Time, with regard to Bucher’s work, is pressing. As these forgotten spaces lay dormant before her intervention, the artist herself has been overlooked for some time. The attention paid to her work in the 1970s and 80s lapsed into a decade of near-silence following her death in 1993. Since her rediscovery in 2004, when a solo exhibition was held at Zurich’s Migros Museum for Contemporary Art, there has been a gradual resurgence of interest and a trickle of international exhibitions and retrospectives. This exhibition at London’s Parasol Unit is the first extensive showing of Bucher’s work in the UK.

The current interest in Bucher follows that in various artists to whom she has been compared. Those who came before: the German-American artist Eva Hesse, who made similar innovations with new materials such as latex in the 1960s, which was profiled in a 2016 documentary; and those who came after: the best-known being Rachel Whiteread. Despite Bucher’s work predating Whiteread’s by almost two decades, the latter’s is far more recognised. Since her Turner Prize nomination for Ghost in 1991 and subsequent win for House in 1993, Whiteread’s cast sculptures of everyday objects and forgotten spaces are never far from the public eye; they were the subject of a large retrospective at Tate Britain in 2017 – 18. The three artists have in common processes with materials that succeed in confusing boundaries and surface. Their sculptures lose the industrial connotations of their materials, their forms seen as ‘other’, organic or feminine, and their minimalism ‘human’.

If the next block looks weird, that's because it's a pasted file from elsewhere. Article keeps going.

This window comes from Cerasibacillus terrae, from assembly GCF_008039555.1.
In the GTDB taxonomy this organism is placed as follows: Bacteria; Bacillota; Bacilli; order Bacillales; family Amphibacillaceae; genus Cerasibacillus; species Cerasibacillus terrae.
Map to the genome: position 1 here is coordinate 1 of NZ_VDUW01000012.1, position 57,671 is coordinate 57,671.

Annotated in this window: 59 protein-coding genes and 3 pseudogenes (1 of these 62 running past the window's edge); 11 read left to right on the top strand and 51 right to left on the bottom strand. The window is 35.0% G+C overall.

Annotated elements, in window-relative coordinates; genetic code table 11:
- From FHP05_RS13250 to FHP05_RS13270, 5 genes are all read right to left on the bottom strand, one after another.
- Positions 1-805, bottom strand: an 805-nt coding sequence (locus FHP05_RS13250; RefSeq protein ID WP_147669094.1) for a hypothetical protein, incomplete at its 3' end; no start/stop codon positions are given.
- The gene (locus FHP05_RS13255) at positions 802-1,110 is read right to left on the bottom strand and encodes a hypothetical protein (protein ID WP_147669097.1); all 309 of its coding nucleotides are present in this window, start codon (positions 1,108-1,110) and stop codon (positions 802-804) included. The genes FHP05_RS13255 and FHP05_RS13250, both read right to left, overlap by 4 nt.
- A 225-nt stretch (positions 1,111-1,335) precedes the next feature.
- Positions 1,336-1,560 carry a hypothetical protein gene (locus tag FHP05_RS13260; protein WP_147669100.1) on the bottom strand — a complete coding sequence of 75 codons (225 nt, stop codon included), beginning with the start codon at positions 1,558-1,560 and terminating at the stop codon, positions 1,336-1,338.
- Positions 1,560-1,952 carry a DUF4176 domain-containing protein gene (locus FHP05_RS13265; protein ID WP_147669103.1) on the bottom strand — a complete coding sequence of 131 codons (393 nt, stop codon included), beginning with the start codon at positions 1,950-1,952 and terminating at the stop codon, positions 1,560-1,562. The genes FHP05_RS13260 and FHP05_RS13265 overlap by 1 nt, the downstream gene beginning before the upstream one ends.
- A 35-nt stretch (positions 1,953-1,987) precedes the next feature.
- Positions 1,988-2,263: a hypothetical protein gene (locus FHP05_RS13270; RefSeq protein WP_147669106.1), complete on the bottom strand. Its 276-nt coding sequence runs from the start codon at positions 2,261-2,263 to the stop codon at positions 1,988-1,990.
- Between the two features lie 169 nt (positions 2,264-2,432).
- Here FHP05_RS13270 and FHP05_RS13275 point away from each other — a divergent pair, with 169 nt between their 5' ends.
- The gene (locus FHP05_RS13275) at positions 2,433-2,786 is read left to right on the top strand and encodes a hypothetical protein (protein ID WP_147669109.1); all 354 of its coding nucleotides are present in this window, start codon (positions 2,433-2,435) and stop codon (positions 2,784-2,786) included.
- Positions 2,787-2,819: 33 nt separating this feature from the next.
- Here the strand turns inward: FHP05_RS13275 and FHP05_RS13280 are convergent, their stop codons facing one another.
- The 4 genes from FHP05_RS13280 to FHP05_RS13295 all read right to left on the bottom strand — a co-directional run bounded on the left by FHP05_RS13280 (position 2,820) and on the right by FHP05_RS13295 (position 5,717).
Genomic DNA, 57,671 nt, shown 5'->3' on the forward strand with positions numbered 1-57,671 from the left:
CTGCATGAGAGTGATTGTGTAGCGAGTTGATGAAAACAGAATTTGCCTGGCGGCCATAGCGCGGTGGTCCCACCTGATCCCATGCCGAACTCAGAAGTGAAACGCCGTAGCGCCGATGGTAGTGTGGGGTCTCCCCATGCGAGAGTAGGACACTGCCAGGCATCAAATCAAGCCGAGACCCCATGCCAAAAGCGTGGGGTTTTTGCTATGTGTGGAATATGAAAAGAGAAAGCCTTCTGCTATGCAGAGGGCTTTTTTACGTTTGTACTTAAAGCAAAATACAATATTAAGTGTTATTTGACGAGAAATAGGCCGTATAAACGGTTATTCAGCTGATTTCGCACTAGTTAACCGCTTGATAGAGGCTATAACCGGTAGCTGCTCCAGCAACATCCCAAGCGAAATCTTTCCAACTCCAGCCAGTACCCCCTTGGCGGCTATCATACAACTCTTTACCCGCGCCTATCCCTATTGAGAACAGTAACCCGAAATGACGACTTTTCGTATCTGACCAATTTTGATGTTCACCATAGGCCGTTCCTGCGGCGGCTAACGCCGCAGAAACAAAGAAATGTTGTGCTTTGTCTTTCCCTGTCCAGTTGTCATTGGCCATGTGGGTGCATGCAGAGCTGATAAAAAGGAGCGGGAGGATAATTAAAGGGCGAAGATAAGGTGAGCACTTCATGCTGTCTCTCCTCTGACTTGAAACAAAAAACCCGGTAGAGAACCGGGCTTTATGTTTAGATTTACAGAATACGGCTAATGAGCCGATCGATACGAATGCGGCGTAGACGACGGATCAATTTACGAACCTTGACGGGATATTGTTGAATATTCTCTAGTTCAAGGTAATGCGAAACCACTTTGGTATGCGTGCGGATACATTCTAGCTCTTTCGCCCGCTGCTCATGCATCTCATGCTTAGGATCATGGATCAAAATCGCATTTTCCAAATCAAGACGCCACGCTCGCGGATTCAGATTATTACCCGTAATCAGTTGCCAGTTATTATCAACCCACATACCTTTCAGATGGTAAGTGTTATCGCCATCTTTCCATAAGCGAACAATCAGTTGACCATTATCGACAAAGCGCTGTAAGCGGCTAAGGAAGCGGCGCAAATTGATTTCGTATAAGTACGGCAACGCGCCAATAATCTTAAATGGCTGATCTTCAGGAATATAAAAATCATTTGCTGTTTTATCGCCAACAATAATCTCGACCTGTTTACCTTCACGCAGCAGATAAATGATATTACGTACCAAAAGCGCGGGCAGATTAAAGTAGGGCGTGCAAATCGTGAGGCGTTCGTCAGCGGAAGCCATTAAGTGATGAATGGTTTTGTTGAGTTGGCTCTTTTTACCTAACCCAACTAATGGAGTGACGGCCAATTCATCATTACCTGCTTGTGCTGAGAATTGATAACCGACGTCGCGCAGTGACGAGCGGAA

Beyond the field of art, Bucher’s concern with bodies and space led her to an interest in fashion and architecture. We see something of her legacy in the work of the revered Belgian fashion designer Martin Margiela, whose signature method of working with old garments and historic forms typically involved collating and binding them together with the application of a white surface that still paid tribute to their past existence. Margiela’s material interventions are part-preservation, part-shrouding: garments stiffened and held under a coating of white paint, and buildings ( the brand’s shops, his atelier ) as if frozen in a state of disuse, furniture and surfaces draped in white sheets.